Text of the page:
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Kennan Institute
Washington DC
May 29, 2007
Putin's Foreign Policy Viewed in Historical Context
Event Summary

When viewed from a historical perspective, several persistent patterns can be identified in Russian foreign policy, said Robert Legvold, Marshall D. Shulman Professor, Department of Political Science, Columbia University. Speaking at a recent Kennan Institute talk, Legvold presented a book he edited titled Russian Foreign Policy in the 21st Century and the Shadow of the Past. By analyzing Russian foreign policy from a historical perspective, Legvold stressed that he did not seek to predict the future, nor to explain directly the current policies of the government. Rather, he said a historical vantage point helps to distinguish what is transitory from what is enduring, and allows the reader to see the deeper elements in Russian policy.

The perspective from which Russian foreign policy has engaged the world has been that of a relatively small geographical core area expanding out across the Eurasian heartland, Legvold said. This process created a multinational and multi-confessional empire with large borderlands. In the process, Russia ran into conflicts with other powers contesting these areas. This has led some, such as John LeDonne in his history of Russian foreign policy, to wonder whether Russia will seek to recreate its customary hegemony in this vast region. Legvold observed that history echoes in contemporary Russia's tendency to view the post-Soviet space as an arena of rivalry with outside powers, rather than one inviting cooperation. Hence, much of its policy is intended to parry and, if possible, exclude other major powers seen as competitors from Russia's imperial borderlands, he asserted.

Legvold emphasized that several popular explanations of Russian foreign policy remain more myth than reality. These include Russia's enduring quest to secure warm-water ports, authoritarianism at home leading to expansionism abroad, and Russia's messianic mission as "the Third Rome." A better guide, he suggested, are the four "persistent factors" featured by Alfred Rieber in his chapter in the edited volume, which Legvold discussed one by one.

First, Russia's soft and mobile frontiers have contributed to its enduring sense of insecurity. Russia is now bereft of the strategic parapets it has built up over 400 years. While this concern is particularly acute when Russian leaders look south, it also contributes to Russia's inability to shake free from its image of a malevolent NATO, and to the readiness with which it views NATO enlargement and military deployments in the new NATO member states as imperiling Russian security, he said.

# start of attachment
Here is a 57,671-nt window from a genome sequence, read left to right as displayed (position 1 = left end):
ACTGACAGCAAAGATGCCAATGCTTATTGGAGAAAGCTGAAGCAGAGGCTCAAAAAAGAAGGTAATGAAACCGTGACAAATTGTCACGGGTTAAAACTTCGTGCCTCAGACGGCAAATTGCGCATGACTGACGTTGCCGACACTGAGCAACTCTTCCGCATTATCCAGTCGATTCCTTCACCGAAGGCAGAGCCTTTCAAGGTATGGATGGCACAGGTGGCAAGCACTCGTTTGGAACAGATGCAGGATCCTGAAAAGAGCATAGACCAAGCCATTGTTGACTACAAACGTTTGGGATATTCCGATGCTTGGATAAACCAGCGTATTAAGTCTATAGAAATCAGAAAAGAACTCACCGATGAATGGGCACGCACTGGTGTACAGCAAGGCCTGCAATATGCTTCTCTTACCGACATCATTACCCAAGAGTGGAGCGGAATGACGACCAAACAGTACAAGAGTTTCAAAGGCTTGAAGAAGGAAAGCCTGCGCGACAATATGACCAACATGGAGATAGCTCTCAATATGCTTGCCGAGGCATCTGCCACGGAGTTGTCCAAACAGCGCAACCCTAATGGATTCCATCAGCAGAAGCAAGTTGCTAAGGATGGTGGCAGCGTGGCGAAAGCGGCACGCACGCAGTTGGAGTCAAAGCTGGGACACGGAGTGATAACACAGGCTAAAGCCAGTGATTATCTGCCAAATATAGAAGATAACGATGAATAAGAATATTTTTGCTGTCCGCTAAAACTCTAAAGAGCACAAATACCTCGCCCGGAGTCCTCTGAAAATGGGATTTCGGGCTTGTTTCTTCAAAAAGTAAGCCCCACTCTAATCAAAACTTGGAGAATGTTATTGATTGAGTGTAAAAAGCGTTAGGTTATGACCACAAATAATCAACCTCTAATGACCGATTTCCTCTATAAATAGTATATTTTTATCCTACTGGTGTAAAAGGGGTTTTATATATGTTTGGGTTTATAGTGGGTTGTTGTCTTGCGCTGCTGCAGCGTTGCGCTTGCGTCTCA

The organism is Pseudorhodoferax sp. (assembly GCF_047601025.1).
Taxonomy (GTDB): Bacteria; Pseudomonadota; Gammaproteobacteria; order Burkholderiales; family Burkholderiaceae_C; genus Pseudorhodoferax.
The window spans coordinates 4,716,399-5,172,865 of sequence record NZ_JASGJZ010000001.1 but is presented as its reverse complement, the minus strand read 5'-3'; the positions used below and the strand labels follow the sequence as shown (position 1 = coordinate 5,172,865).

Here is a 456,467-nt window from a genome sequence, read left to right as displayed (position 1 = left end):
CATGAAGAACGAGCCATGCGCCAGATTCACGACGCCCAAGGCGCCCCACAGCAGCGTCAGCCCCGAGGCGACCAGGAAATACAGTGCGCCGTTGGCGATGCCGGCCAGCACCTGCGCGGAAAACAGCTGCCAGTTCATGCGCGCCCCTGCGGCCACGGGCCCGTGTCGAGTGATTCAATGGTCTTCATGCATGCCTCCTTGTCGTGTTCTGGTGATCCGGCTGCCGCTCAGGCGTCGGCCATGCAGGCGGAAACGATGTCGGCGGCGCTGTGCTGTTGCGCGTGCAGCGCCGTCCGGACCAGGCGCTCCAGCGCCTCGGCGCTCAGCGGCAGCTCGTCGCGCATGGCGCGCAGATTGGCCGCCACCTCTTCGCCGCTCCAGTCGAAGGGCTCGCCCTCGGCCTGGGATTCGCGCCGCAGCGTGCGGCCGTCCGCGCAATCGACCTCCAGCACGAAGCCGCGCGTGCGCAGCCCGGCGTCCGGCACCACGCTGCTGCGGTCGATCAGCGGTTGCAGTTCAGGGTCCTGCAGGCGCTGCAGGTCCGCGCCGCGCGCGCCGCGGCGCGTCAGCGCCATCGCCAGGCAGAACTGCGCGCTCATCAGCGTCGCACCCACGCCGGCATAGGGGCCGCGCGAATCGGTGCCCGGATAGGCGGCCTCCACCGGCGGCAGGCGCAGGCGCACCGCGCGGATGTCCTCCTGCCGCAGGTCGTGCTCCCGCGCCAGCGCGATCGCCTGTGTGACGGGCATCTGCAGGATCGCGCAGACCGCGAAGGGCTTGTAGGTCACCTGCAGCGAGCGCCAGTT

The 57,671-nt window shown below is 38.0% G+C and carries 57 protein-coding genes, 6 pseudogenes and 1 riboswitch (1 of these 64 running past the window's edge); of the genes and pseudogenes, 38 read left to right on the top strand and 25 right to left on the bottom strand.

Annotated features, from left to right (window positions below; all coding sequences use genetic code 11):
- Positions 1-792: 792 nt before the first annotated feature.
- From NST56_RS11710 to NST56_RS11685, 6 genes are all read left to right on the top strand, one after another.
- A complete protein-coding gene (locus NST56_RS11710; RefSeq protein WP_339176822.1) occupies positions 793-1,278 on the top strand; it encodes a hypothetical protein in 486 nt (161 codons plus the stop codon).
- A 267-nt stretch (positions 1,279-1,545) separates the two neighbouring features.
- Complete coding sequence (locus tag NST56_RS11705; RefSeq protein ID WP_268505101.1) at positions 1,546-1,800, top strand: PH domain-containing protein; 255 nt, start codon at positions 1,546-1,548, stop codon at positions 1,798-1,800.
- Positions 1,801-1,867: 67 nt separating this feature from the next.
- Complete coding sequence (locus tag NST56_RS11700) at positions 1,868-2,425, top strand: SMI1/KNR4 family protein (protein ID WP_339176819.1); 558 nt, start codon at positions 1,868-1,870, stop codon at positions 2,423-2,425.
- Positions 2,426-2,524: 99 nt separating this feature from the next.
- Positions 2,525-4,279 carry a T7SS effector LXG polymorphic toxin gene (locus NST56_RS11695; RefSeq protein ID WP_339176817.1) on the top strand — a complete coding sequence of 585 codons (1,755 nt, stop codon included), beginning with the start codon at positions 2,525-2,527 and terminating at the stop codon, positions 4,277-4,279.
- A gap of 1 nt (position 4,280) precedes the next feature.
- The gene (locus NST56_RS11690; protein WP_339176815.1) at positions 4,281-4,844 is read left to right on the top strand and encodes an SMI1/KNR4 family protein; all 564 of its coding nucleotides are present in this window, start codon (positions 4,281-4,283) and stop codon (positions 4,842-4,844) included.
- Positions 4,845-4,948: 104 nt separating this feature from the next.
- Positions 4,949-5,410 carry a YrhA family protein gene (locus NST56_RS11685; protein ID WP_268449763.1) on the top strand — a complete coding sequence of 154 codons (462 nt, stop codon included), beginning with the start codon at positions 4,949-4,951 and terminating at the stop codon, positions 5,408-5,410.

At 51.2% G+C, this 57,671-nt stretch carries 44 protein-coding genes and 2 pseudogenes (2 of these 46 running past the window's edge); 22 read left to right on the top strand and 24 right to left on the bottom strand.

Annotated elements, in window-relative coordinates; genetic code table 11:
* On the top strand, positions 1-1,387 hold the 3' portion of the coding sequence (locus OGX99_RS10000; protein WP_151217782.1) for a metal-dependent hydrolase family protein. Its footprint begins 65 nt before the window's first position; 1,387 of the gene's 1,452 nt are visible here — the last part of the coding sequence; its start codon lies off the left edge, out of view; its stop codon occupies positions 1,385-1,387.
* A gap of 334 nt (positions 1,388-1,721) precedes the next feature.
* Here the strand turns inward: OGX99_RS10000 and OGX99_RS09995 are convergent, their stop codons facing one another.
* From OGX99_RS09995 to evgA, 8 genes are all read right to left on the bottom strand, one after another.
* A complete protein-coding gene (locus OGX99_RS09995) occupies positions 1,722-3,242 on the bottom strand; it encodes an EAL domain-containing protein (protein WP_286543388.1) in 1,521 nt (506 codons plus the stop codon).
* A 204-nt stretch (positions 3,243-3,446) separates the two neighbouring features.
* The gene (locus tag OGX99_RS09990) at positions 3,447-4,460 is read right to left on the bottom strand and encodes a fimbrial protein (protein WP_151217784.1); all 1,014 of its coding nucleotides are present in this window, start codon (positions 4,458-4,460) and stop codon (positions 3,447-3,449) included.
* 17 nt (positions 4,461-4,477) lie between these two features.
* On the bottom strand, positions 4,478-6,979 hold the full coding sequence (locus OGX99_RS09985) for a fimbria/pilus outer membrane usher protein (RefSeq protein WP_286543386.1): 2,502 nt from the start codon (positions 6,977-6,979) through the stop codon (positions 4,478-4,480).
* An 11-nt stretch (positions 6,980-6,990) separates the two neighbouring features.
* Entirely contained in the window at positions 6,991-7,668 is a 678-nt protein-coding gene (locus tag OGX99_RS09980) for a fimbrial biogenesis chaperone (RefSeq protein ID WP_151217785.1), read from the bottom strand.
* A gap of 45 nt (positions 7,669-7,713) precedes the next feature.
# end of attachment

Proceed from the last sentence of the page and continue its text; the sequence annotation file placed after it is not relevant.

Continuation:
Second, Russia has historically combined autocracy and economic backwardness. When presented with a choice between continued autocracy and economic modernization, Russian elites have historically chosen absolutism, Legvold observed. This is especially true when modernization has implied a loosening of the elite's grip on power. Today this applies to Russia's discomfort with the liberalizing imperatives of globalization, which, historically, Russia's leaders have sought to contain, as Celeste Wallander stresses in her chapter of the edited volume. This has often led Russia to forfeit the benefits it could have realized from greater economic integration, Legvold noted.

Third, the legacy and heritage of empire have led to a profound insecurity over Russian national identity. Citing Ronald Suny's contribution to the book, Legvold explained that the conquest of various lands by the Russian Empire resulted in a fragile and fragmented national identity. Legvold endorsed Dmitri Trenin's characterization of Russia as "post-imperial," meaning that Russia has accepted the independence of the other countries once part of the Soviet Union, but still cannot bring itself to treat them as such.